Urban and his colleagues addressed this problem with a custom-built stainless steel gas-tight cell with optical windows and heating elements and connected to a high vacuum pump. They used this experimental setup to collect insitu luminescence spectra with a confocal Raman microscope as palladium nanocubes interacted with hydrogen gas. The nanocubes were synthesized by wet-chemistry and were all clear-faceted single-crystalline objects with a narrow range in size distribution.
"Our experimental setup allowed for rapid, direct monitoring of minuscule alterations in luminescence during hydrogen sorption," Urban says. "This allowed us to uncover the size-dependence of the intrinsic thermodynamics and kinetics of hydriding and dehydriding phase transformations. We observed a dramatic decrease in luminescence as the palladium nanocubes formed hydrides. This lost luminescence was regained during dehydriding."
A statistical mechanical model whose development was led by Whitelam and co-author Hedges was then used to quantify the observational data for palladium nanocubes of all sizes. Because of the narrow size distribution of the nanocubes, Whitelam, Urban and their colleagues were able to show a direct correlation between luminescence and phase transitions that can be applied to other metal nanocrystal systems as well.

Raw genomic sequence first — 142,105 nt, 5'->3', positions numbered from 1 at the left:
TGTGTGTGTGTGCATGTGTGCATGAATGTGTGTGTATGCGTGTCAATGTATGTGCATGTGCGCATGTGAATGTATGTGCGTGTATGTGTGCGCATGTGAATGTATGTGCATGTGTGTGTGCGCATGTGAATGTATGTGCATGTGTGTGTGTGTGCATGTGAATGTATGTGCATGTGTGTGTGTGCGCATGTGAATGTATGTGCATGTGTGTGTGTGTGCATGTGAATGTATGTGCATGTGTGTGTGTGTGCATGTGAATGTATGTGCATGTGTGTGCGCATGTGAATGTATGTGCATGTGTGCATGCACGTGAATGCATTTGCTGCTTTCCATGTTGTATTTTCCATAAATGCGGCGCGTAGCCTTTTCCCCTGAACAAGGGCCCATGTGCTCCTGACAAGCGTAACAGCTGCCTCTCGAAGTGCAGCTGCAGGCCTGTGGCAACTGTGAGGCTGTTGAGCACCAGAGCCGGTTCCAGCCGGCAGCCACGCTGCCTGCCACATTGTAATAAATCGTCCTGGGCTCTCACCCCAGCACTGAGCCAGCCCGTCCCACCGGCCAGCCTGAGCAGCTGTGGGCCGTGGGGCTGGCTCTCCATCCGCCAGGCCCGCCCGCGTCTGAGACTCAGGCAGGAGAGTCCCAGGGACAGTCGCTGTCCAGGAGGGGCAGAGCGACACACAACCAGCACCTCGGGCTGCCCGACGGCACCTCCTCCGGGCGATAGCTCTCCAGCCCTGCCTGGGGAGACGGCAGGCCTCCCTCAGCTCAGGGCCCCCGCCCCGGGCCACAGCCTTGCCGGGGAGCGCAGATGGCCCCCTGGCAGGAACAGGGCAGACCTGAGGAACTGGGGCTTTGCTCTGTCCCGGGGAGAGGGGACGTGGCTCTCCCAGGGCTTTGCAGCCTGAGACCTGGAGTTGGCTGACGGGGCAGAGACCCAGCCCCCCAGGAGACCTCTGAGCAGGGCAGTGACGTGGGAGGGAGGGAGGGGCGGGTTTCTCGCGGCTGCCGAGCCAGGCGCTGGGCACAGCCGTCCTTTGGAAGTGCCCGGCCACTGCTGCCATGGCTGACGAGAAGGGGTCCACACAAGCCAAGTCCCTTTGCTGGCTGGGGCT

"Simple geometric arguments tell us that under certain conditions, thermally driven solid-state phase transformations are governed by nanocrystal dimensions," Whitelam says. "These arguments further suggest ways of optimizing hydrogen storage kinetics in a variety of metal nanocrystal systems."
The next step in this research will be to examine the effects of dopants on phase transformations in metal nanosystems.
"Our luminescence-probe and statistical mechanical model are a versatile combination," Urban says, "that allow us to look at a number of gas-nanocrystal interactions in which controlling the thermodynamics of the interactions is paramount."
This research was supported by
The Molecular Foundry is one of five DOE Nanoscale Science Research Centers (NSRCs), national user facilities for interdisciplinary research at the nanoscale, supported by the
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